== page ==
Ontario eyes CA$600 million cannabis windfall, pledges online crackdown

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Ontario’s provincial government is budgeting for a record windfall of more than 600 million Canadian dollars ($442 million) in the next fiscal year from cannabis wholesale profits and its portion of the federal excise tax.

The windfall comes after a federal report to Canadian Finance Minister Chrystia Freeland revealed that “after five years of legalization, there are no licensed producers of legal cannabis products that are consistently profitable.”

According to the provincial budget released Tuesday for the fiscal year April 2024 to March 2025, the government said it expects to receive CA$379 million from its portion of the federal cannabis duty, a 22.2% increase over the 2023-24 fiscal year.

That’s despite the fact that cannabis producers in Ontario had federal excise debt totaling roughly CA$100 million as of December 2023.

The number of federal tax-delinquent cannabis companies in Ontario increased from 65 on Jan. 27, 2023, to 80 as of Dec 29, 2023.

Ontario’s portion of the federal excise duty is paid via the Coordinated Cannabis Taxation Agreement, which the province signed with the federal government before legalization.

The deal effectively grants 75% of the excise duty collected by the federal government from Ontario wholesale cannabis sales to the provincial government.

The federal government keeps the rest.

Ontario also dips into cannabis industry coffers via the province-owned Ontario Cannabis Store (OCS), which has a monopoly over adult-use wholesale sales in the province.

The OCS also makes a small amount of money from its online sales channel.

The province is forecasting that the OCS will earn a profit of CA$225 million for the 2024-25 fiscal year.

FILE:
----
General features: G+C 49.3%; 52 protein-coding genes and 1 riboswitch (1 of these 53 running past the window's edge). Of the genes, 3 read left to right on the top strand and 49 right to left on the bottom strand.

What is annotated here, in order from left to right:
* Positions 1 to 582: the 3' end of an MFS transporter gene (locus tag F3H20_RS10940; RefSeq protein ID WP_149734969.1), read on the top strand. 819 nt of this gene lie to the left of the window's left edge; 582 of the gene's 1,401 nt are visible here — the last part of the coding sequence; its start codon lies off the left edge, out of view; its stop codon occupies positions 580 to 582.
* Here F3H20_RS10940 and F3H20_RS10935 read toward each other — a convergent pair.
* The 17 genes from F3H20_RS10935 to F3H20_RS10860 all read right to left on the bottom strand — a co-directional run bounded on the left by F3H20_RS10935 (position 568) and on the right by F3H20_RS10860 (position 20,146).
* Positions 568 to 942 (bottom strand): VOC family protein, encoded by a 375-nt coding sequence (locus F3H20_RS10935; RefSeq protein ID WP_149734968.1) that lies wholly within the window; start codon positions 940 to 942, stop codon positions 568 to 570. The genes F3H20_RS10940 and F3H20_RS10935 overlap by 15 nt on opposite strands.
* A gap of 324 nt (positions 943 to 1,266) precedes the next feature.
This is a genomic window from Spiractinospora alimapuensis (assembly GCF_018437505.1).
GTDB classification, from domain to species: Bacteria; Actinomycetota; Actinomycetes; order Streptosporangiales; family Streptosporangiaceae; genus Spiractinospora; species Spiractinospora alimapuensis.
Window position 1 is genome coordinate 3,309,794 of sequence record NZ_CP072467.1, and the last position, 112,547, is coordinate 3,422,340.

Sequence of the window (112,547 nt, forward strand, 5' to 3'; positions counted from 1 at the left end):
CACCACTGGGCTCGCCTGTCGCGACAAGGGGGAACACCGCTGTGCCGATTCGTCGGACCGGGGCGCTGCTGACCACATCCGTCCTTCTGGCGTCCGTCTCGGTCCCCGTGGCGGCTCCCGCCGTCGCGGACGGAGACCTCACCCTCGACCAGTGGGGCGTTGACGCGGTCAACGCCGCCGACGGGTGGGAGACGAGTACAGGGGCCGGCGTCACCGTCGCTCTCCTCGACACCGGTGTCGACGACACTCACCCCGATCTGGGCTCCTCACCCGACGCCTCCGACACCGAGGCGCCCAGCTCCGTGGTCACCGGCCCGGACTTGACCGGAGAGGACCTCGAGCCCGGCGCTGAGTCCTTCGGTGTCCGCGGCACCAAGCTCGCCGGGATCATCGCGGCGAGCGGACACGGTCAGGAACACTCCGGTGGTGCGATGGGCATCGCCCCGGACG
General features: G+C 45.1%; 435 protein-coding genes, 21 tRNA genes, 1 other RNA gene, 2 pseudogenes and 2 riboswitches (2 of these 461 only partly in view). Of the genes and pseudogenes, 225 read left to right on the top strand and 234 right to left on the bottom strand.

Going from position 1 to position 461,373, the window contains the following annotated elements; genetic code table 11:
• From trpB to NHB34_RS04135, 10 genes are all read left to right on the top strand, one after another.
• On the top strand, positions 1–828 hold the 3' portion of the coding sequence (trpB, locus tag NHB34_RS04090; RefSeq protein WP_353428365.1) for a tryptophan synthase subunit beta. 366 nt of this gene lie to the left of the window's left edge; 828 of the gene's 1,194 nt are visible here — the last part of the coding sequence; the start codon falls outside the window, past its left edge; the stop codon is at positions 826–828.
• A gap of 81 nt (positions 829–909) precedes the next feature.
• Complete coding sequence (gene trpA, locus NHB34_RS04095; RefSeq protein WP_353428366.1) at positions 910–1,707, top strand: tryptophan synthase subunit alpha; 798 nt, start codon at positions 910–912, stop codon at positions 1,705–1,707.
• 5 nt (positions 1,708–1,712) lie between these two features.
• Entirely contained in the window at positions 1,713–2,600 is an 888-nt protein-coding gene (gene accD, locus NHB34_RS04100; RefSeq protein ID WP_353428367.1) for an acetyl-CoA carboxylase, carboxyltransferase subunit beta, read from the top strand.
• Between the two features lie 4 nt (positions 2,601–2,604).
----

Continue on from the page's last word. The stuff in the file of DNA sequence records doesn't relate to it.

That’s a slight decrease from the CA$234 million profit generated in the previous year.

The OCS has come under fire for reporting profits beyond what some industry sources consider to be reasonable, considering the provincial Crown corporation has been the most profitable enterprise in the cannabis industry.

For comparison, Ontario’s expected CA$604 million cannabis windfall would exceed what the province is expecting to collect from taxes applied to beer, wine and spirits combined.

Separately, Ontario’s budget committed CA$31 million over the next three years to crack down on illegal cannabis businesses, especially those which operate online.

“The government is committed to combatting the illegal cannabis market to ensure the integrity of the regulated private retail model and address the significant health risks associated with illegal cannabis products that do not meet government safety standards,” according to the provincial budget.

The new cash will go to what Ontario’s so-called Provincial Joint Forces Cannabis Enforcement Team, which is an initiative led by the Ontario Provincial Police targeting illegal marijuana storefronts.

The province said the money would enable the police to respond to the challenge of illegal online operators and crack down on the online sale and distribution of illegal cannabis.

“As the CEO of a cannabis retailer with 58 legal stores and more than 600 employees in Ontario, I welcome the Ford government’s decision to take aggressive action against illegal online cannabis dispensaries, who blatantly target kids and sell unsafe products,” High Tide CEO Raj Grover said in a statement on X, formerly Twitter. Grover was referenced Doug Ford, premier of Ontario.

“Today’s move makes it clear that Ontario is committed to safety and supporting its legal cannabis industry.

“We look forward to continuing to work with Attorney General (Doug) Downey and (Finance) Minister (Peter) Bethlenfalvy on further legislative and regulatory reform to help bolster Ontario’s regulated cannabis sector as it continues to convert consumers away from a resilient illicit market.”

Matt Lamers can be reached at matt.lamers@mjbizdaily.com.